Disability and the Modern World
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30-08-2013, 10:54 AM
Disability and the Modern World
Disability and the Modern World

May I just ask one simple question: What do sighted people think I do all day? Im honestly curious as what sighted people think my life consist of, because they always seem genuinely surprised that i do all the perfectly ordinary things. Why the so much surprise? Other than not having sight I'm your average anime loving, bookworm, shopacholic. Here are a list of ludicrous questions I get on a daily basis.

How come you don't bump into stuff like on tv? (Really people?)

How do you clean your house?

How did you cook all this without burning yourself?

How do use a phone?

How are you using a computer? (I've had many people online insist that blind people can't use a computer)

How do you paint? (I'm an artist)

What do you mean watch tv?

What do you mean  you like reading? 

How did you get your clothes to match?
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30-08-2013, 02:31 PM (This post was last modified: 30-08-2013 03:04 PM by Luminon.)
RE: Disability and the Modern World
Good question. Somewhere I heard that a blind person can get so skilled at doing things, that he can do almost anything, except driving a car. But I understand you're new at this.
And I am terrified that I'll say something insensitive and all I can think of are insensitive jokes. I've used some very black humor through difficult times in my life and it helped me to hit the rock bottom and start climbing up. Black... humor. See? I'm really not doing this on purpose. I've got myself a dirty, dirty mind.

OK, so about you... I suppose you use some workarounds that most people would never think of and then you use lots of common sense - like remembering where everything is or having someone to help, mark clothes for you and stuff. I'd bet there are many good-willed Christians in your area to help you out. [sarcasm]

As for what you do all day, probably the same as me, I'm embarrassed to admit. Often I just use Balabolka to convert some documents into voice and listen to them on my player. The computer is a must. I meditate a lot. Kind of a modern monk life. Except you maybe go out to have a drink with some friends, I suppose. Yes, and you watch TV.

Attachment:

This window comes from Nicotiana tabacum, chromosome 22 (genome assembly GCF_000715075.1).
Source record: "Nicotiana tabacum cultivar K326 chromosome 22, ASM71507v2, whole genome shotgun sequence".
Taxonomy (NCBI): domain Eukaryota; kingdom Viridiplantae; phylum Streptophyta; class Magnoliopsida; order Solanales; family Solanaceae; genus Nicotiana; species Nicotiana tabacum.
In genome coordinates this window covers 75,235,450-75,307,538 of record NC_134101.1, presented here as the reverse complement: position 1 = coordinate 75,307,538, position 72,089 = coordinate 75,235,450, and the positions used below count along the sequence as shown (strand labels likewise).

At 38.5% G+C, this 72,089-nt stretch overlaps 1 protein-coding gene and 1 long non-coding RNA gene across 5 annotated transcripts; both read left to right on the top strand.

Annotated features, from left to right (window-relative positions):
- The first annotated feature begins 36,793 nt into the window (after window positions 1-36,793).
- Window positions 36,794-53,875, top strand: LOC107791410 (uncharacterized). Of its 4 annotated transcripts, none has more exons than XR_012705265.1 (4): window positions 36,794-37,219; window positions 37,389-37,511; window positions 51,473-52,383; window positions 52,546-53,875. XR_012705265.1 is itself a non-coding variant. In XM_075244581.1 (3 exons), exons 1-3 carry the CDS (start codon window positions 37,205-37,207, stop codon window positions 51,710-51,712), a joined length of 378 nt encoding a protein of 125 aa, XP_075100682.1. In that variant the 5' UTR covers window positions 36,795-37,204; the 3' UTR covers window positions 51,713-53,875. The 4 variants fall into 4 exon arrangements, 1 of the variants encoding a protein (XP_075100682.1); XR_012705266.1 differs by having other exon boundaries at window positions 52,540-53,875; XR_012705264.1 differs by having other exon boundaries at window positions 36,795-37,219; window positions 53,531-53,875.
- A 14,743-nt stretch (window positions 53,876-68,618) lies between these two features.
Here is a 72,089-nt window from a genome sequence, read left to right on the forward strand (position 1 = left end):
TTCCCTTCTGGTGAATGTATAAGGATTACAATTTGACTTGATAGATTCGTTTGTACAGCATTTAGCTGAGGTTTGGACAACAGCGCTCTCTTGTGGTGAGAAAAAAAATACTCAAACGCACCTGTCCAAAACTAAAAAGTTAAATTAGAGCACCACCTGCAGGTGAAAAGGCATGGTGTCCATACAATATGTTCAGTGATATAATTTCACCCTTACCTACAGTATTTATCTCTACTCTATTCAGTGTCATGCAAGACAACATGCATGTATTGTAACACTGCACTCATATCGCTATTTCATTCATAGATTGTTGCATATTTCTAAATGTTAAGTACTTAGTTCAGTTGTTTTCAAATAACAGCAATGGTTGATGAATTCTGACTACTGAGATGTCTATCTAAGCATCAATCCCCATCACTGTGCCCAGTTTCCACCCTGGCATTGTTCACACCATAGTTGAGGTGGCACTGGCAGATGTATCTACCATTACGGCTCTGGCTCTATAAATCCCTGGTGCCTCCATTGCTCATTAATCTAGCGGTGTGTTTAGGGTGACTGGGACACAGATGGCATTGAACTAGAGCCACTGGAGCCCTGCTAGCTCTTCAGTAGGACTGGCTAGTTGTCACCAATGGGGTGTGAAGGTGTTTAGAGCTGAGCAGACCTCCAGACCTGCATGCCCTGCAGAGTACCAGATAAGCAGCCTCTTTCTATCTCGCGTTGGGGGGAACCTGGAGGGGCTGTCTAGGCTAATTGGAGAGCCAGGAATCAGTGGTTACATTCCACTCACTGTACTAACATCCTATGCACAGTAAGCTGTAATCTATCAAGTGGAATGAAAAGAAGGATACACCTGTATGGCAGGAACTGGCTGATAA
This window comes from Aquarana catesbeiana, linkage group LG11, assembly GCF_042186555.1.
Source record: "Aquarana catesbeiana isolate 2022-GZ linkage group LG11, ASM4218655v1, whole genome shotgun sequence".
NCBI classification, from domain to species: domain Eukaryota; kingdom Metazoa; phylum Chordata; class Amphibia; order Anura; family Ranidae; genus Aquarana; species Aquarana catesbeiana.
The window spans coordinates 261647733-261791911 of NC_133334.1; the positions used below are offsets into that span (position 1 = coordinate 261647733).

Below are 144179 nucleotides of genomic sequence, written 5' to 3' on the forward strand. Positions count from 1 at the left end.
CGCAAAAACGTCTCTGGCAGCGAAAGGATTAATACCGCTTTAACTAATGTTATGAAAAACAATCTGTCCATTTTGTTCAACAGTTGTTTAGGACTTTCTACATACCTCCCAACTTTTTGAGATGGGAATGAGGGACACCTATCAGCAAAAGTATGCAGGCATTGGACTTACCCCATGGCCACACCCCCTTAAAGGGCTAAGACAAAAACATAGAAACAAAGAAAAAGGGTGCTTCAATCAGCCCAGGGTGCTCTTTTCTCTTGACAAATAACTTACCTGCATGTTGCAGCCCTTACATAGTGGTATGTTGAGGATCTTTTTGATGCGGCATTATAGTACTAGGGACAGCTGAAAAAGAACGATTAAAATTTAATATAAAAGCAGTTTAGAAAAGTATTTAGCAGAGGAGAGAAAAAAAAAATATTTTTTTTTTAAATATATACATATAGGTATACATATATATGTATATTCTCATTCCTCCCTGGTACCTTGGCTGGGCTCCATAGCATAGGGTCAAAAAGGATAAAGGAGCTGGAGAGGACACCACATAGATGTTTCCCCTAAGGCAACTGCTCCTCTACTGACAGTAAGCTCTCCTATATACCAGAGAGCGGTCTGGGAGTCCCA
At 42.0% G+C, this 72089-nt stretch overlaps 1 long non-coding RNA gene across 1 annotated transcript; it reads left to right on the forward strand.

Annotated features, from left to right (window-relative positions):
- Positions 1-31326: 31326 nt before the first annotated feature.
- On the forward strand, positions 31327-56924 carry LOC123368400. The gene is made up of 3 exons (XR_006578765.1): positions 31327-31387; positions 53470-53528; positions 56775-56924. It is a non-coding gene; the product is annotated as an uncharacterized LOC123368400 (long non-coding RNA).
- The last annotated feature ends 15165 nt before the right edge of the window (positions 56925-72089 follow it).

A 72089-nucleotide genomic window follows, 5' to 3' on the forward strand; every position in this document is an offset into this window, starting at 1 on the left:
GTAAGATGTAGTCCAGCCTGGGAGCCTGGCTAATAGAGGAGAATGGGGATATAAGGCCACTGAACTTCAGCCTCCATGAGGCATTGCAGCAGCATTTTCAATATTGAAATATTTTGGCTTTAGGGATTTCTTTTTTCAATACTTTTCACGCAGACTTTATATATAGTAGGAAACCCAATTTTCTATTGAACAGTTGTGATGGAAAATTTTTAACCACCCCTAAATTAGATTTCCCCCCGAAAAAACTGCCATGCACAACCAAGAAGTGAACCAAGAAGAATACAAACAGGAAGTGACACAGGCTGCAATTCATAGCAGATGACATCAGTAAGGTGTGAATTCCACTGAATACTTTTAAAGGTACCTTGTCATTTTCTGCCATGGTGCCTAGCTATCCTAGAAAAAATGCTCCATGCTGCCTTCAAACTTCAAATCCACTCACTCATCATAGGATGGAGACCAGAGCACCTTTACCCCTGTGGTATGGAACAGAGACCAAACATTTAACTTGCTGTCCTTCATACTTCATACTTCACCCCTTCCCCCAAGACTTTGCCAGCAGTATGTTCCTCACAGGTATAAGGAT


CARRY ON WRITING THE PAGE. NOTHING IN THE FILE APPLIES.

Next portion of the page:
I suppose you also don't cook every day, you make sure you're stocked for more days and then you just warm it up.

I'd just want to ask you, what do you feel about political correctness?
Disability sucks. I had an uncle, who used to ride a motorbike. Got himself into an accident, walked away and even repaired the bike the next day. The day after that he never walked again, because his neck spine was broken, in the first place. So he ended up almost completely paralyzed, had only mobility in his head and limited use of his left hand. He was a very proud man and life in a medical institution was not for him, he would surely commit suicide. Luckily my aunt married him and took care for him for 20 years. We kids used to play chess with him, go fishing and so on. He also went shopping by himself, just asked shop attendant what to put into the bag on the electric wheelchair. He doesn't live anymore, died on kidney failure years ago. I think he used to scrape his teeth a lot when he wanted something but couldn't get it, he was totally dependent on his nurse and later his wife. I don't know how a proud person can handle this and when I think of it, people who learn to live with a disability deserve a lot of respect. If we respect sportsmen and athletes who train in completely arbitrary disciplines, we might as well respect those who work on the discipline of normal life.

And also, what do you think about ultrasound cane devices?
The ultracane is closest to a normal cane, it detects things on short and long distance by ultrasound and lets you know about them by vibrating buttons in the handle, meanwhile it works like a real cane, which means it's a white stick that you hold and tap around and that helps other people to see that you're blind.
As opposed to the other device, which is unfortunately just a design concept. The Eye stick is an ultrasound flashlight that gives you sound signals via a bluetooth ear piece. It could also do some nifty tricks, like scanning and reading aloud written text, scanning barcodes and identifying money.
It would have the vibration signal as well, but as I said, the earpiece occupies one ear. It also looks like a flashlight, not a stick, so if you go out at night, people might think you're going to break into their house and the dark glasses are just for the style.
Frankly, I have no idea how do the dogs feel about all this ultrasound.
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30-08-2013, 03:34 PM
RE: Disability and the Modern World
I don't know much about the ultra cane but it sounds more like a low vision tool . It seems to me a vibrating cane would mess up navigation. A cane is supposed be like an exstention of yourself. There are lots of low vision people who use a white. It's actually rare that anyone is completely blind.